‘In the sparsity of tightness international treaties, unilateral and unfettered commercial exploitation of outer space resources is scrutinizingly unrepealable to happen’, writes Mohanty. ‘Twenty first century space governance needs farsighted and enforceable laws, traditional wisdom, planetary ethics, and real-time and reliable data well-nigh orbital traffic, if we are to ensure the safety, security and sustainability of space operations in the squatter of the growing number of space actors, space objects, space trash and wrongheaded space weather phenomena. We are in a state of planetary emergency, both on and off the planet.’
The idea of the planetary
The notion of the planetary allows us to distinguish between the global of globalization and the global of global warming, argues Dipesh Chakrabarty in an interview with Ashish Ghadiali. Globalization is the process through which humans created the world we live in, how we converted the planet into a spherical human domain, at the centre of which are the human stories of technology, empires, suffrage and inequality. Global warming is what has resulted at the planetary level as intensified human consumption of the globe’s resources has turned humanity into a geological wage-earner of change.
The ‘global’ is 500 years old, while the ‘planetary’ is as old as the age of the earth. The physical world has its own deep history: over time it has experienced profound changes. If climate transpiration is to be addressed this mutability must be recognized – the unchanging nature of the world can no longer be taken for granted.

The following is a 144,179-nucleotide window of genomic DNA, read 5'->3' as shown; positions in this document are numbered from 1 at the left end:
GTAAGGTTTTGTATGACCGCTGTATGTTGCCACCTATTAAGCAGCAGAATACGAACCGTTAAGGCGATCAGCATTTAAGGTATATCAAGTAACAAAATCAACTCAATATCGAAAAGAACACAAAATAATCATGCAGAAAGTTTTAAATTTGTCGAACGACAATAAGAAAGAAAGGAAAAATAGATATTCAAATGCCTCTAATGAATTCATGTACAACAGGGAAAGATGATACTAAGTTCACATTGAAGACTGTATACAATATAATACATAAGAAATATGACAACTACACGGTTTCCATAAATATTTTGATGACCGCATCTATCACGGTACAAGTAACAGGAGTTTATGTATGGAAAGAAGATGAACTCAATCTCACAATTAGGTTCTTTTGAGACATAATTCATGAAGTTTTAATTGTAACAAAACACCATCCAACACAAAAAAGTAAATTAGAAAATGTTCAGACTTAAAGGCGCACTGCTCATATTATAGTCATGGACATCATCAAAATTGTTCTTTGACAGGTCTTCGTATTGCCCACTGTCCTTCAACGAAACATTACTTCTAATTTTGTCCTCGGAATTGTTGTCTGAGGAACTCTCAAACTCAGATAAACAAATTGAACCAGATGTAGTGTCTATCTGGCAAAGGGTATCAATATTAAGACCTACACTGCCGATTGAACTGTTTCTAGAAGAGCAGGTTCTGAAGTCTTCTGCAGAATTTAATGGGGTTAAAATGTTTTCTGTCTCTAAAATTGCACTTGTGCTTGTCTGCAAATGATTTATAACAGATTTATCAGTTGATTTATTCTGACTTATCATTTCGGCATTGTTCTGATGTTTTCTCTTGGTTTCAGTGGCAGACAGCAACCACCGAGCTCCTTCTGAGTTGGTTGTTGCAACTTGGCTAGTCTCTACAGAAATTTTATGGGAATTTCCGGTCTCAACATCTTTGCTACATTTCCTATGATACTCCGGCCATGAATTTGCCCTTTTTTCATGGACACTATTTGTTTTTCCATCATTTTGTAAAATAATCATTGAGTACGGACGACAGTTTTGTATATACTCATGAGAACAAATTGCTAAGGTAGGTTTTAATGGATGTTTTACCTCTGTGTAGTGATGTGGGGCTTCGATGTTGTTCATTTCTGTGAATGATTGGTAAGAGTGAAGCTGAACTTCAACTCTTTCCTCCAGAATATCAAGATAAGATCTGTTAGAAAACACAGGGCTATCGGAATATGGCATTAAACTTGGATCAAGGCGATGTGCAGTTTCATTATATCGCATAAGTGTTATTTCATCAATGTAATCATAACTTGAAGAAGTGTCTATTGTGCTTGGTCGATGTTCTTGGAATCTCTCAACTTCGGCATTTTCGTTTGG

The interview covers the rise of atmospheric sciences during the Cold War, when the Earth became, effectively, part of a comparative study of planets; the relationship between Marxism and the idea of ‘deep history’; the human-made ecological disaster of bush-fires in Australia; the influence of Rohith Vemula and Rabindranath Tagore on planetary thinking and ideas well-nigh connectivity; biopower, ZOE and the pandemic; and the difficulty of thinking politically well-nigh deep history.
A creolized planet
In conversation with Femi Oriogun Williams, Paul Gilroy reflects on stories of hybridity within the English folk music tradition that in turn suggest the role of art and artists as essential teachers of decoloniality, quietly dismantling the perceived certainties of empire and race as they are embedded in the structures that surround us, pointing us, instead, towards an wits of the planetary zillions that lies beyond.
Gilroy discusses the cosmopolitanism of musicians, and their want for music that operates wideness cultural and national boundaries; the plasticity, pliability and nomadic aspects of musical forms midpoint that Nina Simone can make a song by Sandy Denny her own, and Kathryn Tickell can experiment with South Asian sources; it allows songs to towards in many variegated versions, as with ‘The Lakes of Pontchartrain’. The folk traditions of the Atlantic world walkout all of the recombinant cultural DNA that went into them. This creates the possibility of reading the culture of the Atlantic world, North and South, with the idea of a Creole culture – and the possibility of thinking with a creolized planet in mind.
This vendible is part of the 17/2021 Eurozine review. Click here to subscribe to our weekly newsletter to get updates on reviews and our latest publishing.